For the first part of the project, we worked on building the compartments. It’s the core part of the maker station, as it used for stashing smaller stuff.
We used the wood set, bolts, barrel bolts, nuts, screwdriver, plastic washers, dividers, and sticky foam set.
Here’s the stop and check portion where you can review and double-check if you’re doing things the right way.
The second part of the project is adding the sides and top. This part is responsible for keeping the core together.
We started by gathering the large pieces of the wooden set. Then, we assembled them together to build the primary body of the maker station.
The next step is to put the plastic dividers through the designated holes on the board.
Some parts need to be screwed, it is to make sure that this part is sturdy enough to hold tools and supplies!
Then, we added the hinges on the bottom part of the wooden piece, connected it to the side piece, and screwed them together.
For our stop and check portion, over-tightening the screws won’t do better. All we need is to ensure that the hinges don’t wiggle.
Here’s another stop & check portion!
Open and close the top, and the sides will open and close too! Do this a few times to make sure the gears move smoothly.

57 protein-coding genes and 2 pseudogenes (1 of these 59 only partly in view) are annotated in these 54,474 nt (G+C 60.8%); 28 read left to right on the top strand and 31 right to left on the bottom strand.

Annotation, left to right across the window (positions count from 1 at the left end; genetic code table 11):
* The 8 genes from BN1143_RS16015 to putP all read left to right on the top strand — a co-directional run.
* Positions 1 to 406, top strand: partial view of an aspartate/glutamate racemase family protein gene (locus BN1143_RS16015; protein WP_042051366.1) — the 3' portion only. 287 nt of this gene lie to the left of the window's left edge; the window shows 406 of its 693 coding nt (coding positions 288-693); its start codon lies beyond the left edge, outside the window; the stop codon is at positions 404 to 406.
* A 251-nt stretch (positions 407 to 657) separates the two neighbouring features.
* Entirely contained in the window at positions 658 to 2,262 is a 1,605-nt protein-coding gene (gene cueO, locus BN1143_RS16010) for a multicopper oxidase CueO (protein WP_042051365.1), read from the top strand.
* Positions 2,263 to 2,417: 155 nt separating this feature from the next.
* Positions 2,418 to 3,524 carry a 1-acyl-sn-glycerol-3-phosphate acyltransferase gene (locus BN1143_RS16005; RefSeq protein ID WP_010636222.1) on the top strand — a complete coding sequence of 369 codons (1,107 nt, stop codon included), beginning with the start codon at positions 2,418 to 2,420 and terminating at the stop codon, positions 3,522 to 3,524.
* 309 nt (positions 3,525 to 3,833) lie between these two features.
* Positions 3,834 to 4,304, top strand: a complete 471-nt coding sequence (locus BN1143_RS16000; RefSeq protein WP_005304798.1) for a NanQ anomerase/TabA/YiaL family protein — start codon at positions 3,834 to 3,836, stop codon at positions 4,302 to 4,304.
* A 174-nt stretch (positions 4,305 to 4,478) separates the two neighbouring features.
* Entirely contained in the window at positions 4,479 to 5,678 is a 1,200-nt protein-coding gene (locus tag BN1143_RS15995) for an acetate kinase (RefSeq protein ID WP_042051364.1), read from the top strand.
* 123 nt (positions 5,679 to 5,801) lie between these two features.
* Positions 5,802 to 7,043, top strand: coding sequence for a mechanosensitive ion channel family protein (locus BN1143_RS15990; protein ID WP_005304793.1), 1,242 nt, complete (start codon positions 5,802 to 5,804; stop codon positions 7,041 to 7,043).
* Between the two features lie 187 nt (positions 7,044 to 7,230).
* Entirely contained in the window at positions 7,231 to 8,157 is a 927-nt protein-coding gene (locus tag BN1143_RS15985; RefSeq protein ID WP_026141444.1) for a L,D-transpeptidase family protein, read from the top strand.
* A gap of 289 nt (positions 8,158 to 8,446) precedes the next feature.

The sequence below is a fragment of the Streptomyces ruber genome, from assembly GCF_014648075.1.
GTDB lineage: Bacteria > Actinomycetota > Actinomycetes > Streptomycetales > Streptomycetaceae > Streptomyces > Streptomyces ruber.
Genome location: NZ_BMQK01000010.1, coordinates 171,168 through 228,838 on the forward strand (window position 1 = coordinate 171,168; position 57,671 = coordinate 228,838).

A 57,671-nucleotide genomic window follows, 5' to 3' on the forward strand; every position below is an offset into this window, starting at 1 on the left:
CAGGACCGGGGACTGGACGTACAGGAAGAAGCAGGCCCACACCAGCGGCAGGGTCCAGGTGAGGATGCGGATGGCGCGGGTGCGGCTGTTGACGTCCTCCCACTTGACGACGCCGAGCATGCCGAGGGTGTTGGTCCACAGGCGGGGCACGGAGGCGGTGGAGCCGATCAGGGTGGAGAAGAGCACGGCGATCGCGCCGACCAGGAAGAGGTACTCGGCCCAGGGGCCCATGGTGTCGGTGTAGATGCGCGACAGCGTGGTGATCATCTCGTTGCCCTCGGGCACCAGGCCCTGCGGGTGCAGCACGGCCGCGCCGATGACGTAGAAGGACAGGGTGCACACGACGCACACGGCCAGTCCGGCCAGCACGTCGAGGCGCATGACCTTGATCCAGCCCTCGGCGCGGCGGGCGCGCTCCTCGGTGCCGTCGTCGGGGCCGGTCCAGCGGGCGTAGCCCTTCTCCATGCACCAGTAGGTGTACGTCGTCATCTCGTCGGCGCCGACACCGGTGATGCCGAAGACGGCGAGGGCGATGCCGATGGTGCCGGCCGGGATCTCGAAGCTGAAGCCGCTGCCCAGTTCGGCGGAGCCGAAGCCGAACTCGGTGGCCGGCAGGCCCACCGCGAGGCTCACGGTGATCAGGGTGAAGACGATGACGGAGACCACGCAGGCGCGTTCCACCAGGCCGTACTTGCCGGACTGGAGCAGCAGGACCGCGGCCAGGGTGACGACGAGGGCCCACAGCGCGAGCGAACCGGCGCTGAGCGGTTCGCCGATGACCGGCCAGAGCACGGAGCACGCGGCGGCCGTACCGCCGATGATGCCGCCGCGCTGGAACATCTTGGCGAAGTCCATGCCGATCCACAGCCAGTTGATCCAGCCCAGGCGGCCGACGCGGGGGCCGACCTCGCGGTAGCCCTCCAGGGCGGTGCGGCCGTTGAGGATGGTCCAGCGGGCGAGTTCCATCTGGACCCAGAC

If the sides don’t line up with the top when closed, check steps 10 & 12 to realign the gear teeth.
If the motion isn’t smooth, loosen the bolts so the gears can wiggle into the right spots.
The third part of the project is adding the latch and handle. This part is to help you close and carry the Maker Station.
This part of the booklet provides a thorough explanation of the science of self-healing cutting mat.
Here’s how our maker station should look like when completely done.
For the latch and handle part, we used the handle wooden set, bolts, screws, nuts, and sticky foams.
For building the front part, we used hinges, washers, barrel bolts, wooden lock and block set, strings, and the cutting mat.
We also used the 8 pieces of elastic cords!
Aside from its primary purpose as a work station, Maker Station can also be used as a unique toolbox where you can store and safely keep all your tools and supplies.
My son screwed the hinge on top of the board to lock on the self-healing cutting mat and connect it to the main body at the same time.
We also hooked the cutting board with a pair of strings on both sides to provide additional support to the hinges.
There’s a variety of ways to stock your tools in the maker station, and this part of the booklet gives us some tips on how and what tools we can place in it.